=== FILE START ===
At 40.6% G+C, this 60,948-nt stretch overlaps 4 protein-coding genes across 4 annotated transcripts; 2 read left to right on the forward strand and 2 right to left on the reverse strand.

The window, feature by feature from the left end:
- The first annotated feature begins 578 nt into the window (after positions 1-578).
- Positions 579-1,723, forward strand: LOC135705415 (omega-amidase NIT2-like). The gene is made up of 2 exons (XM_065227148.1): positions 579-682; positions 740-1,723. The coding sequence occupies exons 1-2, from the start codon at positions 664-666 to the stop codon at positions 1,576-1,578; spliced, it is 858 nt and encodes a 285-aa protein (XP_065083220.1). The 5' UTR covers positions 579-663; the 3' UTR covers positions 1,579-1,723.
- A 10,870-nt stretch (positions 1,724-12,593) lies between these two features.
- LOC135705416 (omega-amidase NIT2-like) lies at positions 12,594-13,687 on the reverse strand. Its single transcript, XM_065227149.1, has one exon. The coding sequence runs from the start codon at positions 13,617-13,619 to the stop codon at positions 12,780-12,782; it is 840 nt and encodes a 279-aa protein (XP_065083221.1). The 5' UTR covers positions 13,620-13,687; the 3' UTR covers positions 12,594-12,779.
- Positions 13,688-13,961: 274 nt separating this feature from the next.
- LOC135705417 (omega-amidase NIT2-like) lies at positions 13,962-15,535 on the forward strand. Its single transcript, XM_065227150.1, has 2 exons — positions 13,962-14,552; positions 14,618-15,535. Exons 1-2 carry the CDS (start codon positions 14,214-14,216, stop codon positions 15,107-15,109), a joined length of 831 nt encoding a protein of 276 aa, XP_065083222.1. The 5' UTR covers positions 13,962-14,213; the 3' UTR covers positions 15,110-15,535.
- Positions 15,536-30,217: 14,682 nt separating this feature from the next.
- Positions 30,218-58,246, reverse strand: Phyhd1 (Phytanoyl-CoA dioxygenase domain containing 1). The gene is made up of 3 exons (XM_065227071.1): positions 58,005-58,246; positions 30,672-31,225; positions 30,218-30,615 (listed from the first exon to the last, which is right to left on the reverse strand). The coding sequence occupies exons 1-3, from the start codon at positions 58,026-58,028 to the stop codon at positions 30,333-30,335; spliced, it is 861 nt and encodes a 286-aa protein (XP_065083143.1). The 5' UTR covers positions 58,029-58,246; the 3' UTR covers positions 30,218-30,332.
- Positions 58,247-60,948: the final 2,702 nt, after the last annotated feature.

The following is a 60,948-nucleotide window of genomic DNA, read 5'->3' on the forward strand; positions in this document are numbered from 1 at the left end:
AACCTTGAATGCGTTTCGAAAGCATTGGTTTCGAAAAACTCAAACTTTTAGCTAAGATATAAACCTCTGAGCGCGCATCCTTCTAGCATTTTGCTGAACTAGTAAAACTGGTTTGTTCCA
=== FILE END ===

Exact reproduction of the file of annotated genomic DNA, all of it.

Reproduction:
At 40.6% G+C, this 60,948-nt stretch overlaps 4 protein-coding genes across 4 annotated transcripts; 2 read left to right on the forward strand and 2 right to left on the reverse strand.

The window, feature by feature from the left end:
- The first annotated feature begins 578 nt into the window (after positions 1-578).
- Positions 579-1,723, forward strand: LOC135705415 (omega-amidase NIT2-like). The gene is made up of 2 exons (XM_065227148.1): positions 579-682; positions 740-1,723. The coding sequence occupies exons 1-2, from the start codon at positions 664-666 to the stop codon at positions 1,576-1,578; spliced, it is 858 nt and encodes a 285-aa protein (XP_065083220.1). The 5' UTR covers positions 579-663; the 3' UTR covers positions 1,579-1,723.
- A 10,870-nt stretch (positions 1,724-12,593) lies between these two features.
- LOC135705416 (omega-amidase NIT2-like) lies at positions 12,594-13,687 on the reverse strand. Its single transcript, XM_065227149.1, has one exon. The coding sequence runs from the start codon at positions 13,617-13,619 to the stop codon at positions 12,780-12,782; it is 840 nt and encodes a 279-aa protein (XP_065083221.1). The 5' UTR covers positions 13,620-13,687; the 3' UTR covers positions 12,594-12,779.
- Positions 13,688-13,961: 274 nt separating this feature from the next.
- LOC135705417 (omega-amidase NIT2-like) lies at positions 13,962-15,535 on the forward strand. Its single transcript, XM_065227150.1, has 2 exons — positions 13,962-14,552; positions 14,618-15,535. Exons 1-2 carry the CDS (start codon positions 14,214-14,216, stop codon positions 15,107-15,109), a joined length of 831 nt encoding a protein of 276 aa, XP_065083222.1. The 5' UTR covers positions 13,962-14,213; the 3' UTR covers positions 15,110-15,535.
- Positions 15,536-30,217: 14,682 nt separating this feature from the next.
- Positions 30,218-58,246, reverse strand: Phyhd1 (Phytanoyl-CoA dioxygenase domain containing 1). The gene is made up of 3 exons (XM_065227071.1): positions 58,005-58,246; positions 30,672-31,225; positions 30,218-30,615 (listed from the first exon to the last, which is right to left on the reverse strand). The coding sequence occupies exons 1-3, from the start codon at positions 58,026-58,028 to the stop codon at positions 30,333-30,335; spliced, it is 861 nt and encodes a 286-aa protein (XP_065083143.1). The 5' UTR covers positions 58,029-58,246; the 3' UTR covers positions 30,218-30,332.
- Positions 58,247-60,948: the final 2,702 nt, after the last annotated feature.

The following is a 60,948-nucleotide window of genomic DNA, read 5'->3' on the forward strand; positions in this document are numbered from 1 at the left end:
AACCTTGAATGCGTTTCGAAAGCATTGGTTTCGAAAAACTCAAACTTTTAGCTAAGATATAAACCTCTGAGCGCGCATCCTTCTAGCATTTTGCTGAACTAGTAAAACTGGTTTGTTCCA